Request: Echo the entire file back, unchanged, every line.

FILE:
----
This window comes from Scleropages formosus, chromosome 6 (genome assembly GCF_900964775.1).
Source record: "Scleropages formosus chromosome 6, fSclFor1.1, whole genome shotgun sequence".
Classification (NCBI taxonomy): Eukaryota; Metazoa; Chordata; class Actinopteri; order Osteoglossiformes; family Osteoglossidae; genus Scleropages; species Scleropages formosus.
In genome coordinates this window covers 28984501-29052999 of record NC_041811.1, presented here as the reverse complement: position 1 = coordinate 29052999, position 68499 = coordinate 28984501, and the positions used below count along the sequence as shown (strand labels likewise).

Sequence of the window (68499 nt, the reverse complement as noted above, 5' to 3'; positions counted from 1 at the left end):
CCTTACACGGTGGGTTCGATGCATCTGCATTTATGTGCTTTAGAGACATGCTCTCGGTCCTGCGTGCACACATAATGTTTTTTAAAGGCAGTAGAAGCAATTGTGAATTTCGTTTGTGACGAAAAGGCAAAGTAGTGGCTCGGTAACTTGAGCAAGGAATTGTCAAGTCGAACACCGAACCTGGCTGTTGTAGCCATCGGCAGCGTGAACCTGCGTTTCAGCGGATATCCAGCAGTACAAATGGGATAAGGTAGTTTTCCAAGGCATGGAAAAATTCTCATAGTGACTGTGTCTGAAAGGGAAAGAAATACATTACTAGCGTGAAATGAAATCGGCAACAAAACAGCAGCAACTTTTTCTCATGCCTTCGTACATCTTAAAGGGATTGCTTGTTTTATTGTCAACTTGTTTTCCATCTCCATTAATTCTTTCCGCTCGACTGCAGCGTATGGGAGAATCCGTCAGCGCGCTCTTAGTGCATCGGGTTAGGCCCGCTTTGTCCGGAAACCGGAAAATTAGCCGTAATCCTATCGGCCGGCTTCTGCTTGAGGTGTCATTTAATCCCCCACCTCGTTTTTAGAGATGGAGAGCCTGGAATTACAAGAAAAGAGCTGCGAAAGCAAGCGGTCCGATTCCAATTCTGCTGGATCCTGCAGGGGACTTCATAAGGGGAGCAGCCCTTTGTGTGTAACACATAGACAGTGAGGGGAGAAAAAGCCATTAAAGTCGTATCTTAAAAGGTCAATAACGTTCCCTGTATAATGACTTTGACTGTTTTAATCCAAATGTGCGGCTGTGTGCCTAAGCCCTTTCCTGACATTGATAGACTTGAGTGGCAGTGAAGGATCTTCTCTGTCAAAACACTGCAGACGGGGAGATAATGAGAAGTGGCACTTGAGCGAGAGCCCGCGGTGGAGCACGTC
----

This window comes from Scleropages formosus, chromosome 6 (genome assembly GCF_900964775.1).
Source record: "Scleropages formosus chromosome 6, fSclFor1.1, whole genome shotgun sequence".
Classification (NCBI taxonomy): Eukaryota; Metazoa; Chordata; class Actinopteri; order Osteoglossiformes; family Osteoglossidae; genus Scleropages; species Scleropages formosus.
In genome coordinates this window covers 28984501-29052999 of record NC_041811.1, presented here as the reverse complement: position 1 = coordinate 29052999, position 68499 = coordinate 28984501, and the positions used below count along the sequence as shown (strand labels likewise).

Sequence of the window (68499 nt, the reverse complement as noted above, 5' to 3'; positions counted from 1 at the left end):
CCTTACACGGTGGGTTCGATGCATCTGCATTTATGTGCTTTAGAGACATGCTCTCGGTCCTGCGTGCACACATAATGTTTTTTAAAGGCAGTAGAAGCAATTGTGAATTTCGTTTGTGACGAAAAGGCAAAGTAGTGGCTCGGTAACTTGAGCAAGGAATTGTCAAGTCGAACACCGAACCTGGCTGTTGTAGCCATCGGCAGCGTGAACCTGCGTTTCAGCGGATATCCAGCAGTACAAATGGGATAAGGTAGTTTTCCAAGGCATGGAAAAATTCTCATAGTGACTGTGTCTGAAAGGGAAAGAAATACATTACTAGCGTGAAATGAAATCGGCAACAAAACAGCAGCAACTTTTTCTCATGCCTTCGTACATCTTAAAGGGATTGCTTGTTTTATTGTCAACTTGTTTTCCATCTCCATTAATTCTTTCCGCTCGACTGCAGCGTATGGGAGAATCCGTCAGCGCGCTCTTAGTGCATCGGGTTAGGCCCGCTTTGTCCGGAAACCGGAAAATTAGCCGTAATCCTATCGGCCGGCTTCTGCTTGAGGTGTCATTTAATCCCCCACCTCGTTTTTAGAGATGGAGAGCCTGGAATTACAAGAAAAGAGCTGCGAAAGCAAGCGGTCCGATTCCAATTCTGCTGGATCCTGCAGGGGACTTCATAAGGGGAGCAGCCCTTTGTGTGTAACACATAGACAGTGAGGGGAGAAAAAGCCATTAAAGTCGTATCTTAAAAGGTCAATAACGTTCCCTGTATAATGACTTTGACTGTTTTAATCCAAATGTGCGGCTGTGTGCCTAAGCCCTTTCCTGACATTGATAGACTTGAGTGGCAGTGAAGGATCTTCTCTGTCAAAACACTGCAGACGGGGAGATAATGAGAAGTGGCACTTGAGCGAGAGCCCGCGGTGGAGCACGTC